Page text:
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 By Tim Vickery

Argentina thrash Paraguay to set up a fascinating final vs. Chile

CONCEPCION, Chile -- When Lucas Barrios lashed home with his left foot to score for Paraguay five minutes before halftime, the thought occurred that this semifinal versus Argentina might follow the same script as the rousing group match between the same sides a little more than two weeks ago.

In La Serena, Argentina had opened up a two-goal lead before Paraguay, who had at one stage seemed down and out, came roaring back to snatch a heroic draw. In Concepcion, once again Argentina went 2-0 up. Surely, Paraguay could not do it again? After Barrios pulled one back, a few nerves might have been jangling in the Argentina dressing room at the break.

ArgentinaArgentina
ParaguayParaguay
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But Gerardo Martino's men came out for the second half determined not to be caught twice in the same trap. In the first meeting with the Paraguayans they had wasted countless opportunities to kill off the game on the counter attack. This time they took the field with a ruthless streak, and within eight minutes the game was all over as a contest as Argentina went 4-1 up.

In just 52 minutes of this semifinal, Argentina had scored as many goals as they had managed in the first four matches of the tournament. By the end it was 6-1, a scoreline straight from the Wimbledon tennis championship.

And yet, taking both 90 minutes' into account, Paraguay were no worse in the second game than they had been in the first. They showed the same brio as in La Serena, and probably for longer. However, there was always a sense that this Argentina side were saving up the goals for a cold, misty evening in Concepcion. Before long those chances would have to count.

This was an evening when coach Martino's master plan came off. One of his attacking innovations in this tournament has been the use of Lionel Messi as a decoy, dropping deep, drawing the defence and opening up space for Javier Pastore to exploit. It was the ploy that won the game.

Argentina were already a goal up -- Marcos Rojo shooting home after a Messi free-kick fell at his feet -- when the Messi-Pastore link paid off for the first time. With 27 minutes gone, Lucas Biglia played square from the right to Messi on halfway and he saw the space to slip Pastore, who raced away and crashed home the second goal.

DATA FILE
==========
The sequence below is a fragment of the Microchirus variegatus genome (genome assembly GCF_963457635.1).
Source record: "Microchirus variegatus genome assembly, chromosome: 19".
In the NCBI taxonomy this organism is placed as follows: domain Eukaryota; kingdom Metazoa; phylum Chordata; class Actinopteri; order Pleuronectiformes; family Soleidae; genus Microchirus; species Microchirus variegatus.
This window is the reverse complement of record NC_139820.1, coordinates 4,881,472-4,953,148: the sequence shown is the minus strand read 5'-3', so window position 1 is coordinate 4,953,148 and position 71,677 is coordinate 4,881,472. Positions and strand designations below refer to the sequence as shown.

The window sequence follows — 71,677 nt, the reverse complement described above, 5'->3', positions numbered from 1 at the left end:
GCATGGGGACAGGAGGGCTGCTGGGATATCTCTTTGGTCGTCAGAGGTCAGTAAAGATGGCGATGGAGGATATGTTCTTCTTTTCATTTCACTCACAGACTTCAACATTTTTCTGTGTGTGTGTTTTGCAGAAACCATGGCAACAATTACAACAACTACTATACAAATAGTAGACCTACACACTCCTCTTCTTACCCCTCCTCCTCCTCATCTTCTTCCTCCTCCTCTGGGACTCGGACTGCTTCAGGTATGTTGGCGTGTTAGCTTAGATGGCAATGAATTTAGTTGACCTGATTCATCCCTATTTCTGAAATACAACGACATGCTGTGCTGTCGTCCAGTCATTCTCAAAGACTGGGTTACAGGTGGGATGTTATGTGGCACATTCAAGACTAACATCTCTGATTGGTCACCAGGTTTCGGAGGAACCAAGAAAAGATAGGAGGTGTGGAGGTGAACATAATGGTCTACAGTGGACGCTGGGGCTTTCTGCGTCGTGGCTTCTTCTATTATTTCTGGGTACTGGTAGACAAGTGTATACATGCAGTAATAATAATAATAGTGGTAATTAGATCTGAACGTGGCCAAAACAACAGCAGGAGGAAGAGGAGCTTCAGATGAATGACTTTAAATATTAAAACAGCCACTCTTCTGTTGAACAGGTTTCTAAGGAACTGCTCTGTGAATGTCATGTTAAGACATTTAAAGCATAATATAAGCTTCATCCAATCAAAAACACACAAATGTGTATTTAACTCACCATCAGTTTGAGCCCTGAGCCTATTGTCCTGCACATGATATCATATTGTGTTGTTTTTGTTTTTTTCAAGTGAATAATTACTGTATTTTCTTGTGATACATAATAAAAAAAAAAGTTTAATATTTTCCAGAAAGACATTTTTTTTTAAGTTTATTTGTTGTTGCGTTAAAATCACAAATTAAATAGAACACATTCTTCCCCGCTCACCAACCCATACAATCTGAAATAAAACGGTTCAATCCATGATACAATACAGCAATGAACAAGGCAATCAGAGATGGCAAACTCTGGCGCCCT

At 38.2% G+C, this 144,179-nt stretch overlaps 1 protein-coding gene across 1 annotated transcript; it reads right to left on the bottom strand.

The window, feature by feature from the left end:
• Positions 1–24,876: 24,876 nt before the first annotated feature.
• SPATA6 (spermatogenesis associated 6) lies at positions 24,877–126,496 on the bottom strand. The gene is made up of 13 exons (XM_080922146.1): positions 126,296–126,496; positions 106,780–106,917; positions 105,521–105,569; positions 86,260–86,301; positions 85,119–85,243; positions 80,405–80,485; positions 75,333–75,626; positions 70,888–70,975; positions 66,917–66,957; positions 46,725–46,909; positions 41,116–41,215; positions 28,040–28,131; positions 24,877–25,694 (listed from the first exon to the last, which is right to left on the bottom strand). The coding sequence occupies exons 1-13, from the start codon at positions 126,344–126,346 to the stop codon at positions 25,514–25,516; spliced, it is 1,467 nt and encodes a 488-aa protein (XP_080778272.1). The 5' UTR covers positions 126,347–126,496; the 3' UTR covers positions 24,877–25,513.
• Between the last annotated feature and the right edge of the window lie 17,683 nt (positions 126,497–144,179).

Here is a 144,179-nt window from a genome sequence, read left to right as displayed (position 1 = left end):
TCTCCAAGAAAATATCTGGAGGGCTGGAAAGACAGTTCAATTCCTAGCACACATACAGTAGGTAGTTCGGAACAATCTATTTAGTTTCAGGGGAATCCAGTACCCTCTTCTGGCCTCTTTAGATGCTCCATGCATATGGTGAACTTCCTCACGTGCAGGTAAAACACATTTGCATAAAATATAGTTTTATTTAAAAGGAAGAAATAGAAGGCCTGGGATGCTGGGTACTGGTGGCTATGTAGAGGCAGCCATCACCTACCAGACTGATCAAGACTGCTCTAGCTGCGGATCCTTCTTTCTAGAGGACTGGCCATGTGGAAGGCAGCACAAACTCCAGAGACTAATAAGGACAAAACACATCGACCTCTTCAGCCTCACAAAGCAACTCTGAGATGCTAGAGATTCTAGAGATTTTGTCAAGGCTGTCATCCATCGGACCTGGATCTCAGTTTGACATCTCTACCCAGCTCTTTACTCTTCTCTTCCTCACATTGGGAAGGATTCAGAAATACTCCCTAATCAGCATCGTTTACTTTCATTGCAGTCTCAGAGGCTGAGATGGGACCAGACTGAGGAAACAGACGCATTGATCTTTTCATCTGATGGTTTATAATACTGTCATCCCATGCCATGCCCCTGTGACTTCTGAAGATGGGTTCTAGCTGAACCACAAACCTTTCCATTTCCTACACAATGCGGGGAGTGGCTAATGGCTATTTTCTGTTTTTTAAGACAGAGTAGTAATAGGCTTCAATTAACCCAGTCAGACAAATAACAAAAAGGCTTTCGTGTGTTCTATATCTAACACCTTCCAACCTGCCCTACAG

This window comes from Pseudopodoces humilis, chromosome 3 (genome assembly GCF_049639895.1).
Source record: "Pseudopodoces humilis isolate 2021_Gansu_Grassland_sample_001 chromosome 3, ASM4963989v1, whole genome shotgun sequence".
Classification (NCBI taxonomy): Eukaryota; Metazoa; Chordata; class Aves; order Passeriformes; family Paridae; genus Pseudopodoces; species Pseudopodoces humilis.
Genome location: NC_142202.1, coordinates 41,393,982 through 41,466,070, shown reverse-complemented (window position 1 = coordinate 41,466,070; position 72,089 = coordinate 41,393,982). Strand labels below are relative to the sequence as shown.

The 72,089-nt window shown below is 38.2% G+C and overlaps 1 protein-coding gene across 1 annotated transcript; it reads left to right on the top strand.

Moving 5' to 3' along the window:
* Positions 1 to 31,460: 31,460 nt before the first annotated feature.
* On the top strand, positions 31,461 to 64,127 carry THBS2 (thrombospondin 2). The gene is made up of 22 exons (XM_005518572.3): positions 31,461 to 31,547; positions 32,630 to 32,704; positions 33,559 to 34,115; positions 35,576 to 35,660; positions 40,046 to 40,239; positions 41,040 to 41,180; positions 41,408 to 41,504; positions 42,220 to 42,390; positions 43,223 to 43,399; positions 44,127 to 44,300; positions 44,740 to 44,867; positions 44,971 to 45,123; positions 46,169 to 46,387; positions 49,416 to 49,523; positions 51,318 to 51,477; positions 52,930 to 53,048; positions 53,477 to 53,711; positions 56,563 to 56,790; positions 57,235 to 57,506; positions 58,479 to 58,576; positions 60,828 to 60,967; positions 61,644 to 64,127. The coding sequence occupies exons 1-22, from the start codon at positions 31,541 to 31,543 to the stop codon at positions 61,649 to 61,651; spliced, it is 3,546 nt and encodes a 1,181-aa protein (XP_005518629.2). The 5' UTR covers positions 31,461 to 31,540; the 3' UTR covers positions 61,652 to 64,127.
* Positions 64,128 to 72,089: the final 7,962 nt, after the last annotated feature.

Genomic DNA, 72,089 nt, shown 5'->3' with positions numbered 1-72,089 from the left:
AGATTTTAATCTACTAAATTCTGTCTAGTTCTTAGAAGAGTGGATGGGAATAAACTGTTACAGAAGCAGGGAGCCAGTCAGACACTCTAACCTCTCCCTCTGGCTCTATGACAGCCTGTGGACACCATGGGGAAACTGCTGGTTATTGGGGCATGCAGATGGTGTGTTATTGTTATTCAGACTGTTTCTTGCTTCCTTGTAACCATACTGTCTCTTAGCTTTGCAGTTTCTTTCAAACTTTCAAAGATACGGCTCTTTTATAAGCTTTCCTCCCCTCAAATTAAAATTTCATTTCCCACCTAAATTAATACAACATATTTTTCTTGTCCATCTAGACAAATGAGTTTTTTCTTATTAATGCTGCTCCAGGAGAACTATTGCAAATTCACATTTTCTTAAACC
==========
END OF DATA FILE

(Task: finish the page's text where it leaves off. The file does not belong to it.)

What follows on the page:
Argentina, inspired by Lionel Messi and Javier Pastore, were unstoppable in attack versus Paraguay.

And then, right after halftime when Argentina needed it most having seen their advantage halved, the combination worked once more. Messi, deep and with his back to goal, passed back to Javier Mascherano, who planted Pastore into the space that Messi's retreat had created. Pastore slipped a wonderfully timed ball to Angel Di Maria in the left channel and his first-time shot gave Argentina an important cushion.

Messi was then so deep that he was nearly caught in possession on the edge of his own penalty area but Paraguay would pay a price for committing so many men forward to press.

Within seconds Messi was away in space, cutting across the field from the right. He found Pastore in the left channel, but his flick finish was blocked by goalkeeper Justo Villar. However, on an unhappy 38th birthday for the Paraguayan, the ball fell for Di Maria to tuck in his second goal and the game was effectively over.

There was still time for Argentina to show their depth in the centre-forward department. First, Sergio Aguero, showing fine movement and technique, darted into the space between the Paraguayan centre-backs to glance in a header from a Di Maria cross.

The Manchester City man was subsequently replaced by Gonzalo Higuain, who quickly announced his presence by lashing home left-footed after Messi had tried to tip-tap his way through the heart of the defence.

And so Saturday's final is between Argentina and Chile. Will the hosts be daunted by what Argentina have done? Probably not. It is hardly a secret that the current Argentina side possess an embarrassment of attacking riches, so Chile coach Jorge Sampaoli has learned nothing new in that respect.

However, he will surely have paid attention to how uneasy the Argentines were occasionally made to look in the first half when they tried to play their way out of defence. Paraguay's pressing made it difficult and was the catalyst for Barrios' goal.

Argentina centre-back Nicolas Otamendi pumped the ball forward but Bruno Valdez aggressively beat Pastore in the air and the ball fell to Barrios in space behind Mascherano and he finished beyond Sergio Romero.

Pressing, then, gave Paraguay their opportunity and Sampaoli will feel that his Chile side are better prepared to do it for the full 90 minutes in the final.

Tim Vickery covers South American football for ESPN FC. Follow him on Twitter @Tim_Vickery.

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